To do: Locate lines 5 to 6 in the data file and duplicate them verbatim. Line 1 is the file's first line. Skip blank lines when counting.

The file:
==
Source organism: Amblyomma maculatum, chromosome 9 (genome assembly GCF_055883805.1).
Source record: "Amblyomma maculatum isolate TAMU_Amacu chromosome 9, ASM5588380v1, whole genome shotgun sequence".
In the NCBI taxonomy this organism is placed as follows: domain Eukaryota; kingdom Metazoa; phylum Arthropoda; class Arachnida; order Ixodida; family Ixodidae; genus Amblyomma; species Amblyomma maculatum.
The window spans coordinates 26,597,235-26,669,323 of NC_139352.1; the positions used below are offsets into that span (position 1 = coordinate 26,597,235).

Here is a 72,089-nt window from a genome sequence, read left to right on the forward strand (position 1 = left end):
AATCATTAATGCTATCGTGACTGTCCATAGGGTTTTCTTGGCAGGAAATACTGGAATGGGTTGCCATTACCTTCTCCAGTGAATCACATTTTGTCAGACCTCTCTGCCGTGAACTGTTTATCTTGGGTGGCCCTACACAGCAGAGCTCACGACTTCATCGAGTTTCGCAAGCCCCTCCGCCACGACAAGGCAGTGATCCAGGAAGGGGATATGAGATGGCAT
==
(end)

Here is a 72,089-nt window from a genome sequence, read left to right on the forward strand (position 1 = left end):
AATCATTAATGCTATCGTGACTGTCCATAGGGTTTTCTTGGCAGGAAATACTGGAATGGGTTGCCATTACCTTCTCCAGTGAATCACATTTTGTCAGACCTCTCTGCCGTGAACTGTTTATCTTGGGTGGCCCTACACAGCAGAGCTCACGACTTCATCGAGTTTCGCAAGCCCCTCCGCCACGACAAGGCAGTGATCCAGGAAGGGGATATGAGATGGCAT